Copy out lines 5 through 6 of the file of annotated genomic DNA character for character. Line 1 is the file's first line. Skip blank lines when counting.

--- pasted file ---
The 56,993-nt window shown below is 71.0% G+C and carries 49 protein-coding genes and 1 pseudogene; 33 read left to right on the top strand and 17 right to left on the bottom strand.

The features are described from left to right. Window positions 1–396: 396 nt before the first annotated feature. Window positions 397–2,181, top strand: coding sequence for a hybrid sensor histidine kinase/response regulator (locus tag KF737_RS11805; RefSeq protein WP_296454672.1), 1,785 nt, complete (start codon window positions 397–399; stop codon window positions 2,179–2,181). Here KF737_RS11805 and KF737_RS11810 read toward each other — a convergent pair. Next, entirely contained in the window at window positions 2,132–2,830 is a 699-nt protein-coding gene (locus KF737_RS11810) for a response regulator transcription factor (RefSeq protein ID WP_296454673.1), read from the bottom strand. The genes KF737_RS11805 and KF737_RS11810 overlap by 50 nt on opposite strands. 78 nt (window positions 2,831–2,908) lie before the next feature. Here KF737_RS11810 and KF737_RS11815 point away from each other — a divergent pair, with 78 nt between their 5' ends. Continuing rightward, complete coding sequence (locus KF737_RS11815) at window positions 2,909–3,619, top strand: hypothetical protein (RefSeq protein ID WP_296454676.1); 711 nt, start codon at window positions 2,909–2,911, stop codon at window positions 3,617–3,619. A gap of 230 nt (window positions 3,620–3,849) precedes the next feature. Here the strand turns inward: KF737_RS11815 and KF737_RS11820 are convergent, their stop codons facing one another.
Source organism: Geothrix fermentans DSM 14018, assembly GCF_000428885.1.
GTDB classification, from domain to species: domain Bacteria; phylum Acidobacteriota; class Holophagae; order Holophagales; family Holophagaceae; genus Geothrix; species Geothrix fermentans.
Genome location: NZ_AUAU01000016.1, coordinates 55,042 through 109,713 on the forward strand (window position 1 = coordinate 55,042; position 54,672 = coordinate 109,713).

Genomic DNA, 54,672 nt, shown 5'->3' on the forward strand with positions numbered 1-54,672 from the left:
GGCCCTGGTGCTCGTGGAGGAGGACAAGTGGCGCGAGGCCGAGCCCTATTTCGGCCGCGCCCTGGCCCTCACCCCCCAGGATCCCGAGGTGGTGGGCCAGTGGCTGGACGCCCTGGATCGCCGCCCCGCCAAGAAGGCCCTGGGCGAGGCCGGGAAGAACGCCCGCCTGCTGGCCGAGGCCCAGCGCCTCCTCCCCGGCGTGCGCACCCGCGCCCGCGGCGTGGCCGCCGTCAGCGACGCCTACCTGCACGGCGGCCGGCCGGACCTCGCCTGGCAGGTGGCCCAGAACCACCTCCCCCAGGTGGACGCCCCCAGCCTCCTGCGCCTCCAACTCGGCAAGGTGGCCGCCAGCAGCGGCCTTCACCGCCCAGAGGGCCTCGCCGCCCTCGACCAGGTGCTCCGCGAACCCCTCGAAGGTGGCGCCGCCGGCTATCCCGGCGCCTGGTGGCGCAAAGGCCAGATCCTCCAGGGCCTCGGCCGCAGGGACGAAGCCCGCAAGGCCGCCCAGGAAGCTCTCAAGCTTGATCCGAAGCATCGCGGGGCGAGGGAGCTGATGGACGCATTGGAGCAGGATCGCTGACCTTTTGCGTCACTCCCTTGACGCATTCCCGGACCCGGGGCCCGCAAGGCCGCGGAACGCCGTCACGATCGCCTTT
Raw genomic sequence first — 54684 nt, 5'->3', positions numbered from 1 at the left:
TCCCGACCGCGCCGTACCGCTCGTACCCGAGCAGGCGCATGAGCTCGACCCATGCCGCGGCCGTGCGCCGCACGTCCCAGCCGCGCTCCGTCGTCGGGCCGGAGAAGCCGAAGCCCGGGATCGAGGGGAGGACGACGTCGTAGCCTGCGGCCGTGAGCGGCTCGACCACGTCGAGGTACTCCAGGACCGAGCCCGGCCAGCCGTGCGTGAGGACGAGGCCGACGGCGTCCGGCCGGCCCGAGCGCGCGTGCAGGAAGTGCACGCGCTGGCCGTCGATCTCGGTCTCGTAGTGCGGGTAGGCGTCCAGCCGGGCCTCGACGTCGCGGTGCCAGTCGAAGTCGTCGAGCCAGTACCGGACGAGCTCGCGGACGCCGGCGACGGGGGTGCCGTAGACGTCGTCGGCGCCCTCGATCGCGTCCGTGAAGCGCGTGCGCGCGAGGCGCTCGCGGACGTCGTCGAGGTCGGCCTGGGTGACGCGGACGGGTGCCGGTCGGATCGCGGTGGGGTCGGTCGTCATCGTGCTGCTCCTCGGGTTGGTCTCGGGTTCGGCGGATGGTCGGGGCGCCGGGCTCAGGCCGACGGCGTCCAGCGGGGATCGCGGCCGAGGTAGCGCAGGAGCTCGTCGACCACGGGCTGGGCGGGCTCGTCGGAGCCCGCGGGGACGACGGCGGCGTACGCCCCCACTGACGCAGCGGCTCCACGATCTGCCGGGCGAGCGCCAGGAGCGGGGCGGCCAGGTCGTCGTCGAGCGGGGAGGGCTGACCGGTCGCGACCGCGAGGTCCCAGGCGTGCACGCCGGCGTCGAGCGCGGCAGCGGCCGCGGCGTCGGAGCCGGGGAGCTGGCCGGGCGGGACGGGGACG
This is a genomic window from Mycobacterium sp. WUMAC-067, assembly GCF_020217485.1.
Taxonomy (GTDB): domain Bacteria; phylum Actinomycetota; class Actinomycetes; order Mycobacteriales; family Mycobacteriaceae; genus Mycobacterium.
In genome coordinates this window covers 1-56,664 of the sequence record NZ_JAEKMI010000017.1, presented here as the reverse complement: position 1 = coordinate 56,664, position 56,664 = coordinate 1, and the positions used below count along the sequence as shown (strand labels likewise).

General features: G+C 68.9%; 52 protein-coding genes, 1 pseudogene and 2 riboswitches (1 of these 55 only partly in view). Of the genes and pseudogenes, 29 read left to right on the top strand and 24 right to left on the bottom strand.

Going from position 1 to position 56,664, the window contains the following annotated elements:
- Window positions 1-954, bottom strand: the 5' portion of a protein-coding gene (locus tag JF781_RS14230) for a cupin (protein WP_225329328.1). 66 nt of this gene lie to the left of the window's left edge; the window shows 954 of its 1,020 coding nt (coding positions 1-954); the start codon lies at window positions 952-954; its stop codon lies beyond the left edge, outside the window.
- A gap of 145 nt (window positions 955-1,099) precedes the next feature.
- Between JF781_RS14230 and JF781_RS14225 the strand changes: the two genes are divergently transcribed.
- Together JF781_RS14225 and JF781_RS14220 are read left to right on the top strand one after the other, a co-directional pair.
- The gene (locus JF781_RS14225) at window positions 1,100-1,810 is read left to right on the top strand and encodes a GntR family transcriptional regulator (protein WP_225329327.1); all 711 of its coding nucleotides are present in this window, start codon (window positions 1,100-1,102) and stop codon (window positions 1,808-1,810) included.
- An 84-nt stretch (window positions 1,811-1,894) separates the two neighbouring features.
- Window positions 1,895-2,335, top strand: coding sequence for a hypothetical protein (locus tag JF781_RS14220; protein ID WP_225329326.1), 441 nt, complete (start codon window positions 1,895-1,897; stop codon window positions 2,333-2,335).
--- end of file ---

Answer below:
Genome location: NZ_AUAU01000016.1, coordinates 55,042 through 109,713 on the forward strand (window position 1 = coordinate 55,042; position 54,672 = coordinate 109,713).

Genomic DNA, 54,672 nt, shown 5'->3' on the forward strand with positions numbered 1-54,672 from the left: